Come Unto Christ, Mindful Christian Living, Personal Reflections

Personal Reflection: When You Need a Light

I find myself scrolling through my personal Facebook news feed to see what is posted. It so happened that one of the posts caught my attention and resonated with me because of the devotional I had published earlier this morning. One that focuses on the reality of how we experience discouragement and disappointment in our lives.

So, I shared it on my personal Facebook profile with this comment:

I believe we tend to forget what it means to be the “light”. It seems many focus on more of the idolatry of the “Right teaching” or the “right interpretation” of scripture. What we fail to do is learn how to be the “light” of Christ. Because, at the end of the day – there are going to be times in your life where the light is diminished, and you need the light from others to find encouragement, faith, and hope. And that is okay when we have days of discouragement and disappointment.

How are you being the light? How are others being the light when you need it?

If Christ is not shining through us and magnified in our personal lives – then it does not matter what you believe or teach or understand. There is no light and where there is no light there is no life.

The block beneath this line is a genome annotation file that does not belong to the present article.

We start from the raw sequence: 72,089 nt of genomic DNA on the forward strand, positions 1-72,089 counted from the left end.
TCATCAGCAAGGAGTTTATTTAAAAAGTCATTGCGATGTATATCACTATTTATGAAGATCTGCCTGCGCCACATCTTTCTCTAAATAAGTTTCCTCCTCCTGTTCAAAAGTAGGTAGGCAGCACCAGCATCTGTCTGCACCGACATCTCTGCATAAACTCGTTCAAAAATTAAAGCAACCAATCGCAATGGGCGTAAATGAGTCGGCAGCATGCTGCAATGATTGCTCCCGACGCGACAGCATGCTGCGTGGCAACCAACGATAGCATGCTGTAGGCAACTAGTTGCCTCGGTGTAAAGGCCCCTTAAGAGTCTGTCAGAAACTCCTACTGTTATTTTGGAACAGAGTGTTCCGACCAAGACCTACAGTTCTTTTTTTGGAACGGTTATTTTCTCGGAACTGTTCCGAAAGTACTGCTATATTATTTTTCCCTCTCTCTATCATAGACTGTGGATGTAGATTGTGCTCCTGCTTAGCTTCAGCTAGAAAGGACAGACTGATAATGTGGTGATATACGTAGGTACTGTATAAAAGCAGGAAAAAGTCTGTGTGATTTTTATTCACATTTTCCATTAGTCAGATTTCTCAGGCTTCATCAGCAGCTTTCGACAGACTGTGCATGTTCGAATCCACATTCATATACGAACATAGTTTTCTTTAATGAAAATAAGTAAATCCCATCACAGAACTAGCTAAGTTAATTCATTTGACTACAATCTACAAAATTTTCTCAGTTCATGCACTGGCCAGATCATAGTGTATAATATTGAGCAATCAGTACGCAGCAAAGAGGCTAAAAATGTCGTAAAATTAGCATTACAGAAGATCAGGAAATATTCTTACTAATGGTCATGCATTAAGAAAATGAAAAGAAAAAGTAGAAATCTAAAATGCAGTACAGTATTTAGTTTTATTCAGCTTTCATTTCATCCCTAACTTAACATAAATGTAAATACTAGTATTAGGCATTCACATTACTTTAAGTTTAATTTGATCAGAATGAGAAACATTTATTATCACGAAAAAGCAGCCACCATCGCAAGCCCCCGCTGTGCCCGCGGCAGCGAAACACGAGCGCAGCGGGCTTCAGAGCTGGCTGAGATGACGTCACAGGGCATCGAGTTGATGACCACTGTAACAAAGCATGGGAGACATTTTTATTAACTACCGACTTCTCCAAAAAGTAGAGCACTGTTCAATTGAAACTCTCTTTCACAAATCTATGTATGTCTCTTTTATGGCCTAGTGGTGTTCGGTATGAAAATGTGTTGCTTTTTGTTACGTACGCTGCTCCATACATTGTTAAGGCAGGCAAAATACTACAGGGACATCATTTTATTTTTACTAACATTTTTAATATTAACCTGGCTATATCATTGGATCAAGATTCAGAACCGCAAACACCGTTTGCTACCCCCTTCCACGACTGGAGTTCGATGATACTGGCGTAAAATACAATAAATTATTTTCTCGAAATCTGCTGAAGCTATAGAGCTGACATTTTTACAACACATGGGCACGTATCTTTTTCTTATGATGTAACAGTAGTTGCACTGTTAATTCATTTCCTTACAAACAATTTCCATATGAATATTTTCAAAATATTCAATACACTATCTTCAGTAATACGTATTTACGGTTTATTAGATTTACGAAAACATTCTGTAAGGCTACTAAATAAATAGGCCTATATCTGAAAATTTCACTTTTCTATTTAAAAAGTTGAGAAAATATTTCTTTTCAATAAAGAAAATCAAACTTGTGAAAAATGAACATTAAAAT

For me, there are those individuals that have come and gone in my life that gave me the spark and light I needed for that day – or even season – in my life. In those times of feeling discouraged, distraught, disappointed – I needed a light. A spark of hope. The warmth of comfort.

And I hope that how I minister in the lives of others over the past few years have been the light they needed along their way. A light in the darkness of their own hearts and minds and souls. Ministering in the way Christ ministered to others. Inspiring them, motivating them, empowering them while they manage through discouragements, disappointments, betrayals, and feeling the heavy load of despair.

What does it take to be the light? Humility and compassion. Willingness to put aside our own instinct to rescue them with faulty platitudes and shallow empathy. To sit with them and mourn with them. To weep with them. To comprehend what they are struggling with is difficult and real. To hear the song of their despair and embrace them in the divine love our Heavenly Father has for each of us.

So, before you engage in some form of criticism, judgment, or unsolicited advice giving – ask yourself: If you needed a light from someone, how will that come? What type of spark do you seek? After all – that is all, it takes a simple spark of kindness and compassion where there is meaningful understanding.

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